And of course, there’s Rock, Paper, Scissors, which you can still play on the New York Times:

Rock Paper Scissors


Now therefore:

In a follow-up post I want to present what in my view is a much tougher game-challenge to AI than any of the above, namely Hermann Hesse‘s Glass Bead Game, which is a major though not entirely defined feature of his Nobel-winning novel, Das Glasperlenspiel, also known in English as The Glass Bead Game or Magister Ludi.

I believe a game such as my own HipBone variant on Hesse’s would not only make a fine challenge for AI, but also be of use in broadening the skillset of the analytic community, and a suitable response also to the question recently raised on PaxSIMS: Which games would you suggest to the US Navy?

As I say, though, this needs to be written up in detail as it applies to each of those three projects — work is in progress, see you soon.


Edited to add:

And FWIW, this took my breath away. From The Sadness and Beauty of Watching Google’s AI Play Go:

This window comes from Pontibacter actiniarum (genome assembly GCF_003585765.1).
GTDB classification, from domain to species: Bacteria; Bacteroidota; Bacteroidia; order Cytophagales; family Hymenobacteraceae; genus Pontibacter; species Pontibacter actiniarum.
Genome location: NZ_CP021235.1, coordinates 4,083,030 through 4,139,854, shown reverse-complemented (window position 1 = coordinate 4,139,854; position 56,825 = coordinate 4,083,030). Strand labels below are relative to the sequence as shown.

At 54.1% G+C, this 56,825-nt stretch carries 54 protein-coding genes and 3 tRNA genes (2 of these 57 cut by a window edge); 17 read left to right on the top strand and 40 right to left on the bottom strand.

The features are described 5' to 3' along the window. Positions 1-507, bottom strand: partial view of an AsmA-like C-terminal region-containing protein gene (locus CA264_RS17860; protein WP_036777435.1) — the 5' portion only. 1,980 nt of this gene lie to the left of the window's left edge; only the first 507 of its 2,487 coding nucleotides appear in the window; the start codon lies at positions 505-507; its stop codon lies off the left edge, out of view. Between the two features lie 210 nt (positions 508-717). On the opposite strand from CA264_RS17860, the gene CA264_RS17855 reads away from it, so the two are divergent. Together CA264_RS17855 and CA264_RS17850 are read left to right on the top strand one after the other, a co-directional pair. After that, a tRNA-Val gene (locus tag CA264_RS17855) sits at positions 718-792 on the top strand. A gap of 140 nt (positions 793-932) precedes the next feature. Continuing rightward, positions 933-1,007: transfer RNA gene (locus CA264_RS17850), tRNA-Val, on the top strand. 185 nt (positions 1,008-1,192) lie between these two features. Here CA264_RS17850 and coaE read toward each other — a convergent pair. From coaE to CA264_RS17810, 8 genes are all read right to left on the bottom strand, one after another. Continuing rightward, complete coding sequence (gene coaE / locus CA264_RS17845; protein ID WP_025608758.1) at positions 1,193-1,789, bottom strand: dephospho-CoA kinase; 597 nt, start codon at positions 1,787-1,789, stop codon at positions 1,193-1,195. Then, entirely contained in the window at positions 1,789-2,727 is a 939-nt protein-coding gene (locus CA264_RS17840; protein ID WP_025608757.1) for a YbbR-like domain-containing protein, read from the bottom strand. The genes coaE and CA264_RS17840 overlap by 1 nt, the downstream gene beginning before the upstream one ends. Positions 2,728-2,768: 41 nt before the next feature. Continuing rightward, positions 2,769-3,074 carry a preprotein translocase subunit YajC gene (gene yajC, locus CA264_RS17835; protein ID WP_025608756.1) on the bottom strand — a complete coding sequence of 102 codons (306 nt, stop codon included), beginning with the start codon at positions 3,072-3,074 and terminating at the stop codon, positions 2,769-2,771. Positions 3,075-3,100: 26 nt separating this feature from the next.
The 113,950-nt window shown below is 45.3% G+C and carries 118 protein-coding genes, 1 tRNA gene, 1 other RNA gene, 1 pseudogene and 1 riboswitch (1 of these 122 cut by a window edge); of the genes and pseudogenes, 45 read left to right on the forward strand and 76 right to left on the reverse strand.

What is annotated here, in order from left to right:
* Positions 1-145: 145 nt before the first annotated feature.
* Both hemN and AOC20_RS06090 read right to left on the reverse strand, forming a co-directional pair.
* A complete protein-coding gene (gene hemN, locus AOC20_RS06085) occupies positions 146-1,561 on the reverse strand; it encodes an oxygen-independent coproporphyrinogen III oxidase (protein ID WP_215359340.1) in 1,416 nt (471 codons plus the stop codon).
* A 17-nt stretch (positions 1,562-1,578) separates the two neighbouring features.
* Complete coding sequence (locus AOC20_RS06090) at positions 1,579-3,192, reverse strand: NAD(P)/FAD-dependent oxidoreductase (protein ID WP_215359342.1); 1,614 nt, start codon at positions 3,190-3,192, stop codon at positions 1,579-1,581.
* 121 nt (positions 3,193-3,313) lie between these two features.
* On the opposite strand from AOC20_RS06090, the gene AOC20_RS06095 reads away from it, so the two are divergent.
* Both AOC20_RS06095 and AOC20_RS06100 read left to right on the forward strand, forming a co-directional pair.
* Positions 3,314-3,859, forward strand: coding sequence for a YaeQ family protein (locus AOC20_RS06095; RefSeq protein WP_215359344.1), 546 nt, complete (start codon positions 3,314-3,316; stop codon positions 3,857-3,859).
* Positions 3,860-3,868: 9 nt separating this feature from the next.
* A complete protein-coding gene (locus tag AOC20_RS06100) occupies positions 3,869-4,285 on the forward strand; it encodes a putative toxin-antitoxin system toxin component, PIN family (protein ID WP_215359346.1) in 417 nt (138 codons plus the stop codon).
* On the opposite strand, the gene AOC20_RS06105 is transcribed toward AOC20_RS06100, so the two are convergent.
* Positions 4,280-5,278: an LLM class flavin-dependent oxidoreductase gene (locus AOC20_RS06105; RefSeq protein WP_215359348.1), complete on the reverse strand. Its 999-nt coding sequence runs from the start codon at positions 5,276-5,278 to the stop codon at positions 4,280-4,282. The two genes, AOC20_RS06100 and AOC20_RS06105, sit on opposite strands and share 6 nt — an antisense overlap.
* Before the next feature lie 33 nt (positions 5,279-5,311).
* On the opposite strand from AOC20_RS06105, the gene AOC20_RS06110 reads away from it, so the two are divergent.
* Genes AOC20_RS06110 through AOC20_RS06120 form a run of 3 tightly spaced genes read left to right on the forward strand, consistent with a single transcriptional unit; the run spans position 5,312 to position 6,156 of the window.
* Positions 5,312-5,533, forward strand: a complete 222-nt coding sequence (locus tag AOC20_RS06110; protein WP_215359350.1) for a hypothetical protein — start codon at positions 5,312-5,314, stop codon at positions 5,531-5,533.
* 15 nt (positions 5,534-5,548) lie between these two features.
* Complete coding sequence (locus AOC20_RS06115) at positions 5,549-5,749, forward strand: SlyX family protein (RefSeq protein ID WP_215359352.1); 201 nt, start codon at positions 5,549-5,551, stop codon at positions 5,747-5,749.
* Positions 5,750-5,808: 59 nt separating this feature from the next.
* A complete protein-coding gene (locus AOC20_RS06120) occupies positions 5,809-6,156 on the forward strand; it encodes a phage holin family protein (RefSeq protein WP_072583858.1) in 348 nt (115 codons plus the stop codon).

At first, Fan Hui thought the move was rather odd. But then he saw its beauty.

“It’s not a human move. I’ve never seen a human play this move,” he says. “So beautiful.” It’s a word he keeps repeating. Beautiful. Beautiful. Beautiful.

The move in question was the 37th in the second game of the historic Go match between Lee Sedol, one of the world’s top players, and AlphaGo, an artificially intelligent computing system built by researchers at Google.

Now that’s remarkable, that gives me pause.

5 Responses to “Go googled, GBG still to go: 1”

  1. Grurray Says:

    Fortes fortuna iuvat
    Sometimes humans don’t make “human moves” either. We call it luck. The computer threw a screw ball and got lucky.

  2. Charles Cameron Says:

    You’re guessing?
    I think the machine may have considerable smarts, though I wouldn’t attribute consciousness to it.

  3. Grurray Says:

    Our friend Scott McWilliams tweeted another article about this subject a week or two ago
    “Drawing on its extensive training with millions upon millions of human moves, the machine actually calculates the probability that a human will make a particular play in the midst of a game. “That’s how it guides the moves it considers,” Silver says. For Move 37, the probability was one in ten thousand. In other words, AlphaGo knew this was not a move that a professional Go player would make.